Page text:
Having experienced a noisy, sleepless night onboard an overnight train in Malaysia last year, I had a few concerns over taking a similarly “local” train in Vietnam. Fortunately, for the equivalent of about £5, we had a fairly comfortable, uneventful meandering journey though Vietnamese countryside and coastline.
At relatively posh coastal resorts, like ours in Phan Thiet, the temptation is to accept what’s presented without question. However if you never ask “Could you please cook us a bespoke meal for Rachel’s birthday?” along with “Do you mind if we take over the music in your restaurant?” and “Would you mind keeping the restaurant open beyond your normal 10pm closing time” then you’ll never experience an incredibly tasty meal whilst listening to your hastily cobbled-together playlist blasting out though the resort’s unsuspecting sound system until the early hours.
Admittedly the resort was quiet enough to accommodate our celebratory requests. And I’m pretty sure I managed to reset their sound system at the end of the evening.
We thought our resort in Phan Thiet was pretty luxurious; that is until we took our next train journey to our final destination, a beautiful resort just north of Nha Trang.
We’d been deliberately ramping up the “poshness” of each place we stayed in, but our five nights in Nha Trang were probably the most pampered I’ve ever felt on holiday.
When we checked in, the manager asked us what room we’d booked for the four of us. When we told her, with a look of mock disgust she simply stated “Well I won’t see you then!”
She was pretty much correct. Our own two-bedroom villa had a private pool bigger than some hotel swimming pools. It featured room service so accommodating we could repeatedly order buckets of ice to be sent to us.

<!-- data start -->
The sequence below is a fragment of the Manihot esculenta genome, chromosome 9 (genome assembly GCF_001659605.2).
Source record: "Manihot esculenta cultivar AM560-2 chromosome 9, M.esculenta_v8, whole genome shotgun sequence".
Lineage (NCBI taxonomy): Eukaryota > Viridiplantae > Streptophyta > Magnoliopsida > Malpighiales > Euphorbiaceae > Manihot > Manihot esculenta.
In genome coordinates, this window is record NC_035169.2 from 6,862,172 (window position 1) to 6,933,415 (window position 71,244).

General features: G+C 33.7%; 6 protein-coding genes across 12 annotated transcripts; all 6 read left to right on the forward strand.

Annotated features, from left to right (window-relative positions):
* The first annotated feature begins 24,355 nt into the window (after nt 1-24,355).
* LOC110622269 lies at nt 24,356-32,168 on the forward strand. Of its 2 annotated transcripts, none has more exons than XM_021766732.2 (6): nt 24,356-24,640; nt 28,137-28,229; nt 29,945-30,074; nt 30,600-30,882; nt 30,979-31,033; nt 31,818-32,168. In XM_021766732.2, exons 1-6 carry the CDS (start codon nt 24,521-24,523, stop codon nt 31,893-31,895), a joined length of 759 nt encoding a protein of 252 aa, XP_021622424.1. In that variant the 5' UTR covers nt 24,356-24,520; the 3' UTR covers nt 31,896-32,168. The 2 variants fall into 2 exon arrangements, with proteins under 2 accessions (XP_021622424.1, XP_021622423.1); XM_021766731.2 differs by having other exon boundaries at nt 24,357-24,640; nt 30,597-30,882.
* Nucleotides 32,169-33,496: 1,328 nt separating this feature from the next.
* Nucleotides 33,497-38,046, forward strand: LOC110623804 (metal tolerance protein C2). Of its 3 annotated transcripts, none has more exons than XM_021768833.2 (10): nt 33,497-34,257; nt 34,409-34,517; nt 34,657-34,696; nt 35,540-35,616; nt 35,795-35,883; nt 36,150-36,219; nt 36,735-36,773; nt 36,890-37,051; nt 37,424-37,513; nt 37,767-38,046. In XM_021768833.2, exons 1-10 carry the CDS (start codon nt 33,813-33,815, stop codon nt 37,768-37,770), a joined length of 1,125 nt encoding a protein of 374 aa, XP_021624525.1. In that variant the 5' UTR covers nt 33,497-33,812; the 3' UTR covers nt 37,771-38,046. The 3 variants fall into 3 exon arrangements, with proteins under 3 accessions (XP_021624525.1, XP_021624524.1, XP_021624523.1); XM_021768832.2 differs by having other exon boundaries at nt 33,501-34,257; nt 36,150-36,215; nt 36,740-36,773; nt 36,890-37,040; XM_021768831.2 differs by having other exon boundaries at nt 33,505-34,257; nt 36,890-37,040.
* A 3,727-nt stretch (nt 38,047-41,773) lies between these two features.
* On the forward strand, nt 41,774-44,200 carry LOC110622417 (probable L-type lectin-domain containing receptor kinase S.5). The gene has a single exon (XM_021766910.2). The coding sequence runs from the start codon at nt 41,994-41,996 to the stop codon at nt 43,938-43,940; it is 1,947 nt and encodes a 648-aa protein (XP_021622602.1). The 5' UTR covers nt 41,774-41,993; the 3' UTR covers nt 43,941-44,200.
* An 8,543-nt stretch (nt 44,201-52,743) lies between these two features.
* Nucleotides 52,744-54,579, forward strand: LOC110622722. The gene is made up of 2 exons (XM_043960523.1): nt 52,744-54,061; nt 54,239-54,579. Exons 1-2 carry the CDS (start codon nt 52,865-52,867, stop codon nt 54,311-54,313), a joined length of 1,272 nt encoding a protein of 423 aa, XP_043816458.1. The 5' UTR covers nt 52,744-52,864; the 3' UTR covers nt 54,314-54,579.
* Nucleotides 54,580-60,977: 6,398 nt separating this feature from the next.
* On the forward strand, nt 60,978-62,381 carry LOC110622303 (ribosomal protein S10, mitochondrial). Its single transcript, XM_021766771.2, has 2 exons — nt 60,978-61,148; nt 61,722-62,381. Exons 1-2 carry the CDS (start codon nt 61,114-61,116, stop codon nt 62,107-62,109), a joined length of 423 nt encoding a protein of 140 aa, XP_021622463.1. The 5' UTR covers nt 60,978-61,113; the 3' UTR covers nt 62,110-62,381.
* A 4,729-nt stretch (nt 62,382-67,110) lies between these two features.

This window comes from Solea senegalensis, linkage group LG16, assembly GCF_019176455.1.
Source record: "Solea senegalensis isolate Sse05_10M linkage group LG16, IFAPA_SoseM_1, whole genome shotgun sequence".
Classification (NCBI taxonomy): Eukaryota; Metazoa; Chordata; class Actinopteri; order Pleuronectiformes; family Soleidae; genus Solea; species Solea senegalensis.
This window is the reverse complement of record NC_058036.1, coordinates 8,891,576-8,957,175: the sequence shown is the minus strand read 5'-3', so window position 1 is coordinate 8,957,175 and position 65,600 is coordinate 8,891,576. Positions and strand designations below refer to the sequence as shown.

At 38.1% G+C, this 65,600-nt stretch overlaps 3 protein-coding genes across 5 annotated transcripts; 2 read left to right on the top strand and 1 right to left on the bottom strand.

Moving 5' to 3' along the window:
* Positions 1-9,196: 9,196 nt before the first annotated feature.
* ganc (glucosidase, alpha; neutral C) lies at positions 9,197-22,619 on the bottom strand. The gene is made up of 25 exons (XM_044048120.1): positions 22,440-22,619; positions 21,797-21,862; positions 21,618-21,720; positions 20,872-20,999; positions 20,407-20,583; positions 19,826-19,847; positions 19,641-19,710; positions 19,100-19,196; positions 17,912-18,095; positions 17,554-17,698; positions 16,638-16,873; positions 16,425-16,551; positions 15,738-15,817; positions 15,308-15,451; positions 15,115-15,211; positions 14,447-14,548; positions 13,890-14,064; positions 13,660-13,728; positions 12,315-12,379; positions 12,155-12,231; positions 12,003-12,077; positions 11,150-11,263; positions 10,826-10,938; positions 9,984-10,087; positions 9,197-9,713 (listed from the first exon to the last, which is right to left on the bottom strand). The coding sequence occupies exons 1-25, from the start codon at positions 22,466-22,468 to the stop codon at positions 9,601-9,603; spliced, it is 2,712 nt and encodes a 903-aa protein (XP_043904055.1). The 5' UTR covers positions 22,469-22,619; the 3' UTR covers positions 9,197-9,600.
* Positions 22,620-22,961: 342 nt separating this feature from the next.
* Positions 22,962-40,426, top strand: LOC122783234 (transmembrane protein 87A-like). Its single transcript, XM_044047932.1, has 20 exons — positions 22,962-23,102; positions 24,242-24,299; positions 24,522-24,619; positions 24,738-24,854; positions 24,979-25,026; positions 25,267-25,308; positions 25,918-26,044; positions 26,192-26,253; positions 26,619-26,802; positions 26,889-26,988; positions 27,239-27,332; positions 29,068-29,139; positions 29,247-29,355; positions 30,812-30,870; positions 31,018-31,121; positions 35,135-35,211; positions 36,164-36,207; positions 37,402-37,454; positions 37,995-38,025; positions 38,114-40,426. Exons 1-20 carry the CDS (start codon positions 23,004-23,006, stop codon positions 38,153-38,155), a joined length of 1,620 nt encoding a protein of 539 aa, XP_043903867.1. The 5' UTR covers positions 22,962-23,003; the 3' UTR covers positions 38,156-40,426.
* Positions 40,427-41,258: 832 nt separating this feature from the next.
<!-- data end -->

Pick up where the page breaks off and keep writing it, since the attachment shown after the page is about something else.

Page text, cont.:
And it was easily big enough to accommodate the one night with five of us present, as we swapped out Ben for Andrea. So to speak.
After a couple of days of bobbing about and working our way through the extended (by us) room service menu, we ventured into Nha Trang itself to discover a city dominated by Russian language. We’d been told this was a major tourist destination for Russians but hadn’t been quite prepared for this.
When walking into bars or restaurants we were first greeted in Russian before our bemused look gave us away. Even the German beer bar with dirndl-clad ladies and “holding a beer keg at arm’s length until your arm breaks” competitions had Russian as their first language.
I imagine this is what it’s like for British people venturing into certain Spanish beach resorts where British attitudes and palates and are very much at the forefront. I have no idea why you’d want that on your holiday (which is, ostensibly, a holiday to escape from your home country).
We had a final night in HCMC at a grandiose but somewhat grumpily-staffed hotel before flying back to Shanghai.
Rachel calls these trips “fabulous adventures”. We’re not back-packers any more, but we retain that curiosity; that need to explore; that desire to experience local culture wherever we visit. But by God do we demand a little luxury when doing so.
Rachel, Andrea and Ben – here’s to many more of these!